This summer, I worked as a full-time reporter for Lancaster Newspapers in Lancaster, Pa. Being a reporter, I soon learned, meant bracing myself for all types of excitement. Between coverage of the Penn State University scandal, the London Olympics and raging summer fires, something was always buzzing in the newsroom.

Sometimes, that excitement was just within the newsroom. Take, for example, the evening a bat flew into the office. The creature’s presence pulled all reporters from their work to watch a cleaning woman whack it with a broom.

The soundtrack of my summer was mixed with two noises. One was the click-click of keyboards. A second was the constant drone of a police scanner. I never knew listening to a police scanner could be so informative, depressing and hilarious all at once. Take for example, these police calls I jotted down: “She is breathing and conscious. She tripped over her cat.” Or, “She hit him over the head with a Yankee Candle.”

I learned many lessons throughout my summer. One was the power of pretending to know what I was doing. Even if I carried the tiniest spurt of confidence, people were more responsive to my interview questions. When I called up  the producers of Dr. Oz, a star on The Oprah Show, I pretended I wasn’t just a young intern quivering in my press badge.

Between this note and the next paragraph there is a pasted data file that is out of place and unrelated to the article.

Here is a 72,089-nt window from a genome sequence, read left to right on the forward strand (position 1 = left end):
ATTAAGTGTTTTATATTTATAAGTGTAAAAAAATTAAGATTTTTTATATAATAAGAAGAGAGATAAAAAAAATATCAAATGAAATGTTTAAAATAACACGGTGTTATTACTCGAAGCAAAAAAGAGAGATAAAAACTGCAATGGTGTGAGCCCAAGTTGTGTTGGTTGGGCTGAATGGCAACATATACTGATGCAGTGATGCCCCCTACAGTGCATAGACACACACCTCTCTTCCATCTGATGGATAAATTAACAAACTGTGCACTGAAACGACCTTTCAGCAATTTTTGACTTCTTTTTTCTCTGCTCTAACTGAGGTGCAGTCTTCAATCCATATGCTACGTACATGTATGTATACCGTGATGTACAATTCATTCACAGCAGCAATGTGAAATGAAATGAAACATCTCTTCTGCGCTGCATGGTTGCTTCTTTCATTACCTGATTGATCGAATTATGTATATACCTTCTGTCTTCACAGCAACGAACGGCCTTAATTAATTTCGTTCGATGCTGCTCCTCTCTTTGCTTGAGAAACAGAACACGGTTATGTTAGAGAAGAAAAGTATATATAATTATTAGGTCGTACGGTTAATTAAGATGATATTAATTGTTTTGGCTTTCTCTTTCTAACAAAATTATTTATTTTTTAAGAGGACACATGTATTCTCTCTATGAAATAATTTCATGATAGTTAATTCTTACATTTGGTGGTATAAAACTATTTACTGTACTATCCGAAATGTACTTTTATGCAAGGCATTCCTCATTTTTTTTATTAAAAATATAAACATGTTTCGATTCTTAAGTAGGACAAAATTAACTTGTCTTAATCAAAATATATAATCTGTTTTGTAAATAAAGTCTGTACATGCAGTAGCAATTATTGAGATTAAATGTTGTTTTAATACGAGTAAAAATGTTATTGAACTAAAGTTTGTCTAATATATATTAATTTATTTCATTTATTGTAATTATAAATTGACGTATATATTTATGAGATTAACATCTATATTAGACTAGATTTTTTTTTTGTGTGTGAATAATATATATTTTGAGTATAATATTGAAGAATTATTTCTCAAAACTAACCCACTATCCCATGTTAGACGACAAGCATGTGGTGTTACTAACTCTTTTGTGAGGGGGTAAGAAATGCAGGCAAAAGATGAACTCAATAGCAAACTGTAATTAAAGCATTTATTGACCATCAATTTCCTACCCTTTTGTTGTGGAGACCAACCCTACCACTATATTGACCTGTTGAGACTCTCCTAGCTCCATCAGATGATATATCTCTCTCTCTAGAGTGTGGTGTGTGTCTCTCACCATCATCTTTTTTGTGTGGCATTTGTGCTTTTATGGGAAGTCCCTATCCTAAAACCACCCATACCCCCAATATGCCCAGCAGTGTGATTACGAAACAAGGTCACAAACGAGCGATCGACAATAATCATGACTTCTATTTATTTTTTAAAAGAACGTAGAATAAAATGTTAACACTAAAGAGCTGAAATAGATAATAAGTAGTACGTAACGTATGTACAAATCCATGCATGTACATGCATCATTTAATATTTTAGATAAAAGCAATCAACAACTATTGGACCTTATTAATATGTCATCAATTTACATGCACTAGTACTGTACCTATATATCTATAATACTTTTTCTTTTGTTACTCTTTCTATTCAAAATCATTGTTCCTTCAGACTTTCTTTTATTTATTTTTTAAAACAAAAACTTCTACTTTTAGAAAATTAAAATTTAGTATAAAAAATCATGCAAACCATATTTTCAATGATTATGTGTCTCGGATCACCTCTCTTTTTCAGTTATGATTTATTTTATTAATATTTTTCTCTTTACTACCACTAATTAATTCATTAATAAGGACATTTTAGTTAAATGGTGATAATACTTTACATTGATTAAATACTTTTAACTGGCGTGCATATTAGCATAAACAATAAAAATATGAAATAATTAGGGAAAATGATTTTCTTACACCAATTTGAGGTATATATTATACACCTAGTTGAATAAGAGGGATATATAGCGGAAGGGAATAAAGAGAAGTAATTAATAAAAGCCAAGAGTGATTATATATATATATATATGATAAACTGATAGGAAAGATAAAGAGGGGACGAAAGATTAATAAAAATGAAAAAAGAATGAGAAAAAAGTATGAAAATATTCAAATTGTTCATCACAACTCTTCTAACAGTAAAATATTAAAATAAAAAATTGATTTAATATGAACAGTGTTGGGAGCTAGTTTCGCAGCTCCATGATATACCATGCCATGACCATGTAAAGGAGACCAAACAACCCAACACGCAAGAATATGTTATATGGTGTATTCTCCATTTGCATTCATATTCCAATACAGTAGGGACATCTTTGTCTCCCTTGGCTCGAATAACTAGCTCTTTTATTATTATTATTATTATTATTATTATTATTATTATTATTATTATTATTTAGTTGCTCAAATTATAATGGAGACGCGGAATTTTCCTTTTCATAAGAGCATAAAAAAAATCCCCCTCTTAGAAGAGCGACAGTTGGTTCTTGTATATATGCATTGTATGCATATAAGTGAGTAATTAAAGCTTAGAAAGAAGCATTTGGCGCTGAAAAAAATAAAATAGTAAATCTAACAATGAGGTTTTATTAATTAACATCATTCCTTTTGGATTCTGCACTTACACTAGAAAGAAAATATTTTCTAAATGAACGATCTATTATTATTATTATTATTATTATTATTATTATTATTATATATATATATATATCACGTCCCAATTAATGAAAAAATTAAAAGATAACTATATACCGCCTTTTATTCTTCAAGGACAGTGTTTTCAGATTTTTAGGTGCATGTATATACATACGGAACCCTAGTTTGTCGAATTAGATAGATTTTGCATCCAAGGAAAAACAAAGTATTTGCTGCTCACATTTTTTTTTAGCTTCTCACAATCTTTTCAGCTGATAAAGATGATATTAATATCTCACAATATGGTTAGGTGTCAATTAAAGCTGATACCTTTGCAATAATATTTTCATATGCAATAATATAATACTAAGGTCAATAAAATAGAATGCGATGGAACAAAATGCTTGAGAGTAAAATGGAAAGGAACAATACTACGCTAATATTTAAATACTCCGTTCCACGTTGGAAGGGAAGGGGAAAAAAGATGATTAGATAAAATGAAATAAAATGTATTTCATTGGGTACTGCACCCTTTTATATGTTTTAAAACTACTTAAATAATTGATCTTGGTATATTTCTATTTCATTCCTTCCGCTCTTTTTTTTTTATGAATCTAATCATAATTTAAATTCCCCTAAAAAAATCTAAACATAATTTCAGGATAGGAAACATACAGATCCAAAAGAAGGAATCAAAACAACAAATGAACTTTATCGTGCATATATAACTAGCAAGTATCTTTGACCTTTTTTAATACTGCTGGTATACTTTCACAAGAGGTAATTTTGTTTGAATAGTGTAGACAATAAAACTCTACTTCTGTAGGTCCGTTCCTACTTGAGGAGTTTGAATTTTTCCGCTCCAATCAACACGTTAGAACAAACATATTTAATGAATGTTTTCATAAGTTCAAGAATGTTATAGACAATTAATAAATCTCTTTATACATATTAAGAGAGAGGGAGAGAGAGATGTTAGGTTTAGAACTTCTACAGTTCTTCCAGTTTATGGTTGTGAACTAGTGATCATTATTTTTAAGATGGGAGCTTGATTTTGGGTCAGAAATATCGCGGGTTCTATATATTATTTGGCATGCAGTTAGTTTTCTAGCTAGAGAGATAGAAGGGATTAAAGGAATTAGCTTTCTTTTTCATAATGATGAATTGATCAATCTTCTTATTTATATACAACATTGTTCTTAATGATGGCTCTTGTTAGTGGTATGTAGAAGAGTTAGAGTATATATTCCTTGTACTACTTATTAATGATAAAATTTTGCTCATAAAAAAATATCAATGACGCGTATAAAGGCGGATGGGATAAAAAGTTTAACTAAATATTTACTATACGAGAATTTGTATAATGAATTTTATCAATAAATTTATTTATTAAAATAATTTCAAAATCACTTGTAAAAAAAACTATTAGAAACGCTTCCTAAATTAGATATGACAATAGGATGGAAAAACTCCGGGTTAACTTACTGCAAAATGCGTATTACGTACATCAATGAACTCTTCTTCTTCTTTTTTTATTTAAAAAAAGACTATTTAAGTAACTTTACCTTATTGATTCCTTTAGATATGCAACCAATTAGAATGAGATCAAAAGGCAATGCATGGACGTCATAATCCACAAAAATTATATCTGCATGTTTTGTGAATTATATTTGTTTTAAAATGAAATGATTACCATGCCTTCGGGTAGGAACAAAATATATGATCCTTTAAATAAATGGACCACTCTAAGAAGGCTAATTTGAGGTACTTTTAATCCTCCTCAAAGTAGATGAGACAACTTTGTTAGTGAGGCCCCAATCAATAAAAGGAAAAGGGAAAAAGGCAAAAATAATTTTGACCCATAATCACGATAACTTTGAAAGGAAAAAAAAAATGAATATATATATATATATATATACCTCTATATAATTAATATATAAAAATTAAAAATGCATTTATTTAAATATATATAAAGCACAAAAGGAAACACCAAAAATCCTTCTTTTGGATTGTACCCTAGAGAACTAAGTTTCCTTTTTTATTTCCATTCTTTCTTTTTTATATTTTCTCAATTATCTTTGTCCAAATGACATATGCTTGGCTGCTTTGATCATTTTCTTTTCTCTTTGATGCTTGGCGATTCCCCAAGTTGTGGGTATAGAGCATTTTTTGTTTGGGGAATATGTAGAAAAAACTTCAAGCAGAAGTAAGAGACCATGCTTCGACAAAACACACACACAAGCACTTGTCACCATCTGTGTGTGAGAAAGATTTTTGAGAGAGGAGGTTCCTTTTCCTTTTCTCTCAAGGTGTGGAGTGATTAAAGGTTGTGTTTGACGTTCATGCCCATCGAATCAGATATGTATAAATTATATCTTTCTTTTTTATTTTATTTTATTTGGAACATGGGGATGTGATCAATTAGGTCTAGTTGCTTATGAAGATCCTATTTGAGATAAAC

Most importantly, I learned the importance of listening deeply to whoever I encountered. In journalism, this skill is necessary to sift through what makes fact and what makes opinion. However, beyond the writing part, listening is a powerful tool to validate someone’s story, big or small.

I’ll always remember the little girl at an event that looked at my press badge, looked up at me, then gasped, “Wow, you’re a reporter?”

It was my first week on the job, and in my own inadequacies, I almost blurted out “no.” But her amazement at my role was too hard to deny. “Erm,” I said. “I…well…yes. Yes, I am a reporter.”